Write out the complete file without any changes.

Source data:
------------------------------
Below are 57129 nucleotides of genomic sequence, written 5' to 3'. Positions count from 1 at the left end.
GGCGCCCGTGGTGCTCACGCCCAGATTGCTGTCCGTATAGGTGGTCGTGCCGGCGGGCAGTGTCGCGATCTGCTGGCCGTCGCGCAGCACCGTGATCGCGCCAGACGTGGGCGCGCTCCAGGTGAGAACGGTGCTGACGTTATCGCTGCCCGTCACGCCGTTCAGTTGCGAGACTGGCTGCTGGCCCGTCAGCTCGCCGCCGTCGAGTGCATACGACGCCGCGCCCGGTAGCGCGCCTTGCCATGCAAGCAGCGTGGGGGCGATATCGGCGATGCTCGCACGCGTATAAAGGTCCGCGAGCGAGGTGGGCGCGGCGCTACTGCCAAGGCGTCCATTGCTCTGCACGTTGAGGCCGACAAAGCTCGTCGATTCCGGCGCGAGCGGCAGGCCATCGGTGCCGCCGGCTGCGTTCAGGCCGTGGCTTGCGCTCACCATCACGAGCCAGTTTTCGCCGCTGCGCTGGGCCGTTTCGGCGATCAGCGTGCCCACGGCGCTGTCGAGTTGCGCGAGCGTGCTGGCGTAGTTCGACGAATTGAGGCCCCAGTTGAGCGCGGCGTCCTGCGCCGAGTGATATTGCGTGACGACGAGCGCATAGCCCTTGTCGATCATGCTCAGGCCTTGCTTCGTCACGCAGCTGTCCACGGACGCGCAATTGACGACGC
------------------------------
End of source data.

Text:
Below are 57129 nucleotides of genomic sequence, written 5' to 3'. Positions count from 1 at the left end.
GGCGCCCGTGGTGCTCACGCCCAGATTGCTGTCCGTATAGGTGGTCGTGCCGGCGGGCAGTGTCGCGATCTGCTGGCCGTCGCGCAGCACCGTGATCGCGCCAGACGTGGGCGCGCTCCAGGTGAGAACGGTGCTGACGTTATCGCTGCCCGTCACGCCGTTCAGTTGCGAGACTGGCTGCTGGCCCGTCAGCTCGCCGCCGTCGAGTGCATACGACGCCGCGCCCGGTAGCGCGCCTTGCCATGCAAGCAGCGTGGGGGCGATATCGGCGATGCTCGCACGCGTATAAAGGTCCGCGAGCGAGGTGGGCGCGGCGCTACTGCCAAGGCGTCCATTGCTCTGCACGTTGAGGCCGACAAAGCTCGTCGATTCCGGCGCGAGCGGCAGGCCATCGGTGCCGCCGGCTGCGTTCAGGCCGTGGCTTGCGCTCACCATCACGAGCCAGTTTTCGCCGCTGCGCTGGGCCGTTTCGGCGATCAGCGTGCCCACGGCGCTGTCGAGTTGCGCGAGCGTGCTGGCGTAGTTCGACGAATTGAGGCCCCAGTTGAGCGCGGCGTCCTGCGCCGAGTGATATTGCGTGACGACGAGCGCATAGCCCTTGTCGATCATGCTCAGGCCTTGCTTCGTCACGCAGCTGTCCACGGACGCGCAATTGACGACGC